Nicholson Cousins of Lynn, Massachusetts


The Thomas Nicholson House, 60 North Federal St. Lynn, MA

Grace Edna Dorman (Mrs. Frederick Raynes), daughter of James Dorman and Sarah Louise Nicholson was born at 60 North Federal St. in Lynn, Massachusetts on October 6 1904. Her grandfather was immigrant ancestor Thomas Nicholson who purchased the house after immigrating from Ireland.

Mrs. Raynes lived in the erratic 17-room residence built by Decatur Poole (named after Stephen Decatur) about 1800. It boasted of five fireplaces, two Dutch ovens, four outside doors and 45 windows consisting of those tiny old-fashioned panes which are fascinating to behold but anethma to the conscientious home-maker come Spring and house-cleaning time.

The Raynes home was once owned by Grace's grandfather, Thomas Nicholson, who bought it from a Judge Holmes and wore the soil out planting corn in its environs for 40 years and ran a grocery store in Raynes garage where he featured home-grown corn and a few barrels of apples along with other Nicholson specialties.

Grandpop fathered 16 children and made a practice of adding another room almost every time a new child squalled its way into West Lynn. He seldom hired a professional carpenter for the job, but gave the work to anyone who owed him a grocery bill at the time.

Consequently, the rooms always refused to line up plumb and the house was full of surprising step-ups and step-downs so that a stranger must watch his step or he was likely to sprain an ankle if he took the house for granted. And because of this same casual attitude toward home construction, no two windows in the house were of the same dimensions with special tailoring projects required when a repair job arose. Grandpop's original house, before his expanding family required additional facilities, consisted of four rooms upstairs and four down, a bake oven and a central chimney. The summer kitchen downstairs dated traditionally from the 1700's and exhibited beamed ceilings and wide pumpkin pine boards.

Grandpa's chief claim to fame was not as a grocer, but as the first man in Lynn to acquire a flush toilet, hinting of modern plumbing. His fashionable pull-the-chain model was built in the ell off the summer kitchen and called for an entire new plumbing system which proved very efficient down through the years. But the location of his much-envied "flush" off the kitchen was considered by the neighbors as shameless. In fact, its predecessor, the little house with the trellis and the half-moons, was responsible for there being no windows at all in one entire end of the Raynes home when the Raynes family moved there, for Grandfather himself felt it indelicate for a view to give forth on the outhouse.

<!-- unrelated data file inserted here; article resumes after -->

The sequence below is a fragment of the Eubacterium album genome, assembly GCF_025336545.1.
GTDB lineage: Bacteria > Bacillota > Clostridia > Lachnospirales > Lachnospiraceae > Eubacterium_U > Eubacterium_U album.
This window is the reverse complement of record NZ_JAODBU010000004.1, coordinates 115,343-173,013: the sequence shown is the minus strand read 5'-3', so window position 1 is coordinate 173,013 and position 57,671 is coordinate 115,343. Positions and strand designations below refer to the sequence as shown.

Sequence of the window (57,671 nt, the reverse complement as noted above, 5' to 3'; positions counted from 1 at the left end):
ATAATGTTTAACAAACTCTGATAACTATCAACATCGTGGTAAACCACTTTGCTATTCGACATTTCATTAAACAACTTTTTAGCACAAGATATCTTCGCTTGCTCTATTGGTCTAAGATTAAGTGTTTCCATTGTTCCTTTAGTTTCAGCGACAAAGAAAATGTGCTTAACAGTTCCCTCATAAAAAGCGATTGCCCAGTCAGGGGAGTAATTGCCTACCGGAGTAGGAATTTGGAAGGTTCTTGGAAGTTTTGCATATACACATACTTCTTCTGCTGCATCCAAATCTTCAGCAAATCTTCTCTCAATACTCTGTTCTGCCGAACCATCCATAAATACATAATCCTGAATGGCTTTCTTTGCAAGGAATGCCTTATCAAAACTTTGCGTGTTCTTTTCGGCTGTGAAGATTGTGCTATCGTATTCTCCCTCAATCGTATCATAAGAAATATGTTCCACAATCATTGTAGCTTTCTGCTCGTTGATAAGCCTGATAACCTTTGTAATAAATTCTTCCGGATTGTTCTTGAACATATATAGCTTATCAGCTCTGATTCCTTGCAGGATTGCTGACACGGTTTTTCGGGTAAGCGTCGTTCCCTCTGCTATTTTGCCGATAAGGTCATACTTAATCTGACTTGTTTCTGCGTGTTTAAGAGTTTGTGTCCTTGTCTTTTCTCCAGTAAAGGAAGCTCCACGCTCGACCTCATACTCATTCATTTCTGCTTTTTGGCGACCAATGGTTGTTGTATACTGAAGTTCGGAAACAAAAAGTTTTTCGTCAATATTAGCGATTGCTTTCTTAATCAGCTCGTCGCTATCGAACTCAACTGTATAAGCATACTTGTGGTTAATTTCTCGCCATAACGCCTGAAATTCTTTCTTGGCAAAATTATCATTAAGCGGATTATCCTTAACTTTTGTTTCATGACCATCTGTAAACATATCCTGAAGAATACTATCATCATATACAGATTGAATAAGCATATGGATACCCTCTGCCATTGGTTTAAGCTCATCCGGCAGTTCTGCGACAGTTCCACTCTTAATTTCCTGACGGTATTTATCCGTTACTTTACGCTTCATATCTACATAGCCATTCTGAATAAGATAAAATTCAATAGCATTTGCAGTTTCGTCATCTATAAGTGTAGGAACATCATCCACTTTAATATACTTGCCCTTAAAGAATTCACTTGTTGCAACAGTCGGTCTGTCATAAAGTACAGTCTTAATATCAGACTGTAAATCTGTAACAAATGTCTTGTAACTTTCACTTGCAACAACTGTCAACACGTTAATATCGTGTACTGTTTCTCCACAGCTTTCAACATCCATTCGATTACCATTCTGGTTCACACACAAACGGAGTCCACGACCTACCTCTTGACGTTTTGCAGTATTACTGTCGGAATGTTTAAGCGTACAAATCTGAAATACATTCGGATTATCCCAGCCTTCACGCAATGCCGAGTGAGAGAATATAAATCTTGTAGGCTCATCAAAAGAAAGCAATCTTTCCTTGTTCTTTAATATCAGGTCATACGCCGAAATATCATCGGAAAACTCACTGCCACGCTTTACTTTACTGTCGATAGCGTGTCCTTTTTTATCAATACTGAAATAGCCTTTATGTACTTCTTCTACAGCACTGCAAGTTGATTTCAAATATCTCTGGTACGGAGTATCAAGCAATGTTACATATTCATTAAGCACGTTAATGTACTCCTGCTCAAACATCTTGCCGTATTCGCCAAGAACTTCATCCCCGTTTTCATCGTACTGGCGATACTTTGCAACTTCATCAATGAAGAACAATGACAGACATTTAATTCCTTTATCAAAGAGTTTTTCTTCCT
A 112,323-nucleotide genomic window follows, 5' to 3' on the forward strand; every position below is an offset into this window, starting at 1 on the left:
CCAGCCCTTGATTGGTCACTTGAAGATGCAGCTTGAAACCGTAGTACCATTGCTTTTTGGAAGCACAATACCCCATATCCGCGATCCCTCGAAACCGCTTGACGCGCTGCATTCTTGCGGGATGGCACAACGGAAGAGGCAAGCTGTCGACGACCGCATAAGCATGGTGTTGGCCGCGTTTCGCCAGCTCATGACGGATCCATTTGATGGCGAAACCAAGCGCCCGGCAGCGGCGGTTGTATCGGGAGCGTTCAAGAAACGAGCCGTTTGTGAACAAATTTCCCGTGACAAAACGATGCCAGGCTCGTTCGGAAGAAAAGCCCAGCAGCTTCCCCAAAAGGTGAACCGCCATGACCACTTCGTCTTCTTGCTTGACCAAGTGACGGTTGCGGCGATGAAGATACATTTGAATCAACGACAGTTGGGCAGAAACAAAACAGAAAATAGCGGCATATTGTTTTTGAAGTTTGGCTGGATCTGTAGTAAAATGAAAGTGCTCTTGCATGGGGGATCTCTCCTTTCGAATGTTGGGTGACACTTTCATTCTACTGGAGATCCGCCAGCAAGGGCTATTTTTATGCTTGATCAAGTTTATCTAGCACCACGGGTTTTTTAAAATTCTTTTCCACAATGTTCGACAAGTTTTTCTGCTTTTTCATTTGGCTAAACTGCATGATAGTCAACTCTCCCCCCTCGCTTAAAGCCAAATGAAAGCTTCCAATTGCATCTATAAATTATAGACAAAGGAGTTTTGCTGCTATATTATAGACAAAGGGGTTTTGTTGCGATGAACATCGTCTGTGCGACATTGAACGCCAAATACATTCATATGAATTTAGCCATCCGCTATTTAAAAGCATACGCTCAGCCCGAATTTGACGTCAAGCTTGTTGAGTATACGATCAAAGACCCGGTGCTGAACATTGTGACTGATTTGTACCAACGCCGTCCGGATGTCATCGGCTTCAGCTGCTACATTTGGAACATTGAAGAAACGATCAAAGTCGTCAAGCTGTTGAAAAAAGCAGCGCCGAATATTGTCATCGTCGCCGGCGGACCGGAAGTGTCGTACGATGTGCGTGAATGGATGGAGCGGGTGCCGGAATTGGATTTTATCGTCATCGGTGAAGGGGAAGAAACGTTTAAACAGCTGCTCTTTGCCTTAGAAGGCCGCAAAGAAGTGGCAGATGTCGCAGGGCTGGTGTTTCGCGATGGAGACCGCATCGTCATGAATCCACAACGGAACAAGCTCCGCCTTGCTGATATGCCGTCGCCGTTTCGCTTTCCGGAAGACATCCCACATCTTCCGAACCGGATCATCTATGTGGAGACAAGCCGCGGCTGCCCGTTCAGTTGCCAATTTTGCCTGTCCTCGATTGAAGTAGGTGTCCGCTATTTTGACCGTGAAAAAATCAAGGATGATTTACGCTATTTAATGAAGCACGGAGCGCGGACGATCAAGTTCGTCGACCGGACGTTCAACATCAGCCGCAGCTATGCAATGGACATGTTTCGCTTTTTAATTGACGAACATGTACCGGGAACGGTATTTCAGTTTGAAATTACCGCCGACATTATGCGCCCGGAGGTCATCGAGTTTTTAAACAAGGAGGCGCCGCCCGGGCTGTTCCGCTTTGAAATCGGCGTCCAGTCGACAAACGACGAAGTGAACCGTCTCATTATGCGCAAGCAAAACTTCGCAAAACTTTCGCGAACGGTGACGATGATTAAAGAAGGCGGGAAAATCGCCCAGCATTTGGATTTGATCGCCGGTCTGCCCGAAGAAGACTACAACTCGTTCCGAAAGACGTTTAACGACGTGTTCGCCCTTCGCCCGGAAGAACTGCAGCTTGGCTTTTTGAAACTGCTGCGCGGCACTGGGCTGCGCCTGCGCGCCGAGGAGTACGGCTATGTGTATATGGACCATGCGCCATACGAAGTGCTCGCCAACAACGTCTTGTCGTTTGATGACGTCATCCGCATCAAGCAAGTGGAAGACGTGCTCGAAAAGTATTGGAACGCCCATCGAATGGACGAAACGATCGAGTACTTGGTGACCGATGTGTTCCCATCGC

There were three or four different heating plants in the house, including a parlor stove in her bedroom and a gas bar in the kitchen. Three stairways, two of which, are boxed and lined up side by each and the prevalence of old wooden pegs, hand locks and hand-made nails here and there made the old house even more interesting. Mrs. Raynes claimed, however, that there is one big disadvantage in her charming old home: it attracted tons and tons of books and tons and tons of old furniture that she couldn't get rid of, no matter how many rummage sales she ran.

Mrs. Raynes was a very busy lady with a gift for organization which various "causes" frequently made use of. She was a psychiatric social worker for the Massachusetts Department of Mental Health in Boston and at the same time kept up her work of a home and a guiding hand on two well - behaved children of school age. To do this she would arise at 5:30 am and schedule her early morning homework by the day-break radio programs.

Many well-known people had been born in the house through the years including William Hennessey, formerly of the Governor's Council. When Mrs. Raynes moved there she was concerned with growing plants which she could raise in a hurry on arid mean soil. So, despite the fact that she was a strong rooter for democracy, the Russians moved in and she found Russian mulberries, Russian olives, Siberiannis, and Siberian Crab hardy and prolific. She had a thriving gardenia plant in an old ice-cream freezer and she had fun with a rubber plant which "positively shivers in appreciation when I wet-washcloth it on Saturdays." The back yard, nearly an acre, became a private jungle despite the fact that she had 12 immediate contiguous neighbors.

The house was completely destroyed by fire in the early 1960's.

This story appeared in an unidentified Lynn newspaper. The original clipping does not have a date. The title of the column by Virginia Benton is "Virginia Says Today". There are some partial advertisements which show references to Lynn telephone numbers starting with "LY" instead of today's "59". A Salem phone number is shown as "Salem 6260".